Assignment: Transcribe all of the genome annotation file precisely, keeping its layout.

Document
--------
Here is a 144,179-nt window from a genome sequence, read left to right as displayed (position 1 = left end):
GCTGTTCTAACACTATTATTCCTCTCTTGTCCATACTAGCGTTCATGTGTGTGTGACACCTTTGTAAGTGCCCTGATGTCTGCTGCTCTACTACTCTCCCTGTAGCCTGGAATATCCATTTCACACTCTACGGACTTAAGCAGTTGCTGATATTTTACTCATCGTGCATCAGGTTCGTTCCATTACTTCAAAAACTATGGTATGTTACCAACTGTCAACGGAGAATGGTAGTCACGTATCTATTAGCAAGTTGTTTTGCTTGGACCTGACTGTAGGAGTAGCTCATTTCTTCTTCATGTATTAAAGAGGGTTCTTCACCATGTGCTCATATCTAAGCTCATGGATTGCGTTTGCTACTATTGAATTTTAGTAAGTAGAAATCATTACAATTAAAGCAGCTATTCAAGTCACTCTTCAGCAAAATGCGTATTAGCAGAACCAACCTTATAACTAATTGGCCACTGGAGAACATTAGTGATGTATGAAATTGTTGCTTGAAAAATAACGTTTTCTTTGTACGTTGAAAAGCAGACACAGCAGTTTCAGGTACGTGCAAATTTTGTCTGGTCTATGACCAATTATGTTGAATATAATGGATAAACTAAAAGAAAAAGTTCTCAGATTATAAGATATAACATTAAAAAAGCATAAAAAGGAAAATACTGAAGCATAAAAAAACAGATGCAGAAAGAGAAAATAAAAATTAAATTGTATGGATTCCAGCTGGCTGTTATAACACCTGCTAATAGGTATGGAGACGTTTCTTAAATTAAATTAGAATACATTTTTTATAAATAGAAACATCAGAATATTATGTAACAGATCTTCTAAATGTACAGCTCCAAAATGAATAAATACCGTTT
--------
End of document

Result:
Here is a 144,179-nt window from a genome sequence, read left to right as displayed (position 1 = left end):
GCTGTTCTAACACTATTATTCCTCTCTTGTCCATACTAGCGTTCATGTGTGTGTGACACCTTTGTAAGTGCCCTGATGTCTGCTGCTCTACTACTCTCCCTGTAGCCTGGAATATCCATTTCACACTCTACGGACTTAAGCAGTTGCTGATATTTTACTCATCGTGCATCAGGTTCGTTCCATTACTTCAAAAACTATGGTATGTTACCAACTGTCAACGGAGAATGGTAGTCACGTATCTATTAGCAAGTTGTTTTGCTTGGACCTGACTGTAGGAGTAGCTCATTTCTTCTTCATGTATTAAAGAGGGTTCTTCACCATGTGCTCATATCTAAGCTCATGGATTGCGTTTGCTACTATTGAATTTTAGTAAGTAGAAATCATTACAATTAAAGCAGCTATTCAAGTCACTCTTCAGCAAAATGCGTATTAGCAGAACCAACCTTATAACTAATTGGCCACTGGAGAACATTAGTGATGTATGAAATTGTTGCTTGAAAAATAACGTTTTCTTTGTACGTTGAAAAGCAGACACAGCAGTTTCAGGTACGTGCAAATTTTGTCTGGTCTATGACCAATTATGTTGAATATAATGGATAAACTAAAAGAAAAAGTTCTCAGATTATAAGATATAACATTAAAAAAGCATAAAAAGGAAAATACTGAAGCATAAAAAAACAGATGCAGAAAGAGAAAATAAAAATTAAATTGTATGGATTCCAGCTGGCTGTTATAACACCTGCTAATAGGTATGGAGACGTTTCTTAAATTAAATTAGAATACATTTTTTATAAATAGAAACATCAGAATATTATGTAACAGATCTTCTAAATGTACAGCTCCAAAATGAATAAATACCGTTT